Texas High School Says ‘No’ To Sex Ed, ‘Yes’ To Chlamydia Outbreak
Here’s the thing about refusing to incorporate sex education into your school’s curriculum: kids have a funny tendency to get themselves sexually educated one way or another. And letting them do it on their own timeline, instead of trying to jump out ahead of the curve with some front-loaded knowledge, is going to be a much bigger disaster for them than whatever you think a condom/banana demo is going to do. Case in point: the Crane Independent School District of Odessa and Midland, Texas, where an outbreak of chlamydia is currently tearing through the district high school (via Jezebel). I guess chlamydia didn’t get the memo that sex talk was a no-no around there!
Right now, about 7% of the high school’s students are reported to have a case of chlamydia, which is already 7% more chlamydia per high school than anyone would prefer. But since chlamydia is asymptomatic in upwards of half of women infected with it, who knows how many more kids are blithely unaware of what’s percolating in their innards? Maybe if they’d have had some, I don’t know, formal sex education, they’d be better aware of diseases like chlamydia and know what what to look out for, or to talk to their doctor about STD screenings, or that condoms can be used for more than making little tiny weird-shaped balloons. Maybe!
Of course I know I’m mostly preaching to the choir here–for most of us, looking at the situation at Crane High School is something of a “No shit, Sherlock” deal. But I want to talk to those with the anti-utilitarian viewpoint that providing sex ed to high school students is akin to plopping them down next to the Tree of the Knowledge of Good and Evil with a big neon “EAT EAT EAT” sign set up next to it. Now, I assume that for the most part, a stance against sex ed goes hand in hand with certain other collections of beliefs: the importance of the nuclear family, for example, and the idea that marriage is supposed to be about reproduction. Did you know that an undiagnosed and untreated case of chlamydia can cause scarring in a woman’s reproductive tract–which may cause her to become infertile? A raging outbreak of STDs might not trouble you, or maybe you even think it’s some kind of just punishment for kids who decide to get busy in the backseat of their car. But an infertility epidemic would put a serious damper on the Handmaid’s Tale fan-fiction version of society you’d like to create, wouldn’t it?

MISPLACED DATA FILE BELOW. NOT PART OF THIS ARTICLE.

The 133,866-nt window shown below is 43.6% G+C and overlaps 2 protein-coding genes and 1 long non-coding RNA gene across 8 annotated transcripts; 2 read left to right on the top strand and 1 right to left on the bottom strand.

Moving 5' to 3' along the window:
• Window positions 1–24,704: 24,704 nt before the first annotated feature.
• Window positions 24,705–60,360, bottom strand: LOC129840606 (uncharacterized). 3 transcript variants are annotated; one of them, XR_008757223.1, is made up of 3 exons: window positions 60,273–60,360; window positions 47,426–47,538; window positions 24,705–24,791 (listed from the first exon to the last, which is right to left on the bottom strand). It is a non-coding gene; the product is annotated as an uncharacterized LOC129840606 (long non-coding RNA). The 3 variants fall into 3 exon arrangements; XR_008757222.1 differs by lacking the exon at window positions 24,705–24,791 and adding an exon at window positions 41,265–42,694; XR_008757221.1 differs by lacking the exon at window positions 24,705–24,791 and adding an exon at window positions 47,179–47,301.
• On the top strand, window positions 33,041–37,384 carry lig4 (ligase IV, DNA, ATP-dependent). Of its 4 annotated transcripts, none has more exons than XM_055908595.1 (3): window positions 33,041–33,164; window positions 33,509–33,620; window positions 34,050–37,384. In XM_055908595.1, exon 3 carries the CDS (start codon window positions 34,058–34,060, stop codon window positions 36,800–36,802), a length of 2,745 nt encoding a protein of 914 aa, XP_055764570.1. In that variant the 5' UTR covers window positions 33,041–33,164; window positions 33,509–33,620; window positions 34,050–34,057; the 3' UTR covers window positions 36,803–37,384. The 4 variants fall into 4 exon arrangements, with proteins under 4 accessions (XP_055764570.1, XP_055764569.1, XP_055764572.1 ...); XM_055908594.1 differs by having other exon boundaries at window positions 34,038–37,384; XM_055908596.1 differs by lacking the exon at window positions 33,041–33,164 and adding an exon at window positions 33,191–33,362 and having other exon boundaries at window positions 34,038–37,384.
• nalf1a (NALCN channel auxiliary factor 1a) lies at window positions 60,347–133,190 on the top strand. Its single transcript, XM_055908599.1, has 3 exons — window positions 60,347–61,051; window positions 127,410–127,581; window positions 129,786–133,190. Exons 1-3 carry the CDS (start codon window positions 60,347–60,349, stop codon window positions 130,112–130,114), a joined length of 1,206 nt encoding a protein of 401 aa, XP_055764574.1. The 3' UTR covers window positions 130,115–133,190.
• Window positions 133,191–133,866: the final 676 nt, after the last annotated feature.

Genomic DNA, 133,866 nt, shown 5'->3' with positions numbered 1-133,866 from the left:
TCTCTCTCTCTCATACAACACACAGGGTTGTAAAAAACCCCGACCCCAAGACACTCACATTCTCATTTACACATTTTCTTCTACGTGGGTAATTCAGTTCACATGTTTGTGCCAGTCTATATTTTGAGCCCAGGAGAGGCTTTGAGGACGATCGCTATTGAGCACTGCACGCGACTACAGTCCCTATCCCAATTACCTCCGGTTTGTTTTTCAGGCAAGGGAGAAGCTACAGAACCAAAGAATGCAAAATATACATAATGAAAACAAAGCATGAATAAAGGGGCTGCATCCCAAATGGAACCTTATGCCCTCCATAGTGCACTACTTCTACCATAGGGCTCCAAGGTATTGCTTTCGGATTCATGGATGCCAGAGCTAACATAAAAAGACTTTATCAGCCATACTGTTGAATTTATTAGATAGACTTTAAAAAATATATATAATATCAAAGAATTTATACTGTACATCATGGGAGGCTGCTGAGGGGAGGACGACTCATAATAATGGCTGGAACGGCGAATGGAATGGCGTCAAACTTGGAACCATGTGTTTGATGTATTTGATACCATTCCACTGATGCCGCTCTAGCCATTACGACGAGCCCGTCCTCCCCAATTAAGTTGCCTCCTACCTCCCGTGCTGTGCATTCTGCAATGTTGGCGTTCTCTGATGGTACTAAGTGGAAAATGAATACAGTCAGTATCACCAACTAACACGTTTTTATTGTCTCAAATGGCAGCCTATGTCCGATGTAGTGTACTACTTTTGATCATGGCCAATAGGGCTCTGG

P.S. When I say we need sex education, I mean the kind where useful and accurate information is taught. If your version of sex ed includes “If you have sex you’ll die” or suggests that condoms fail more often than they work properly, that is sex mis-education, and we don’t want it.
(Image: Pupkis / Getty)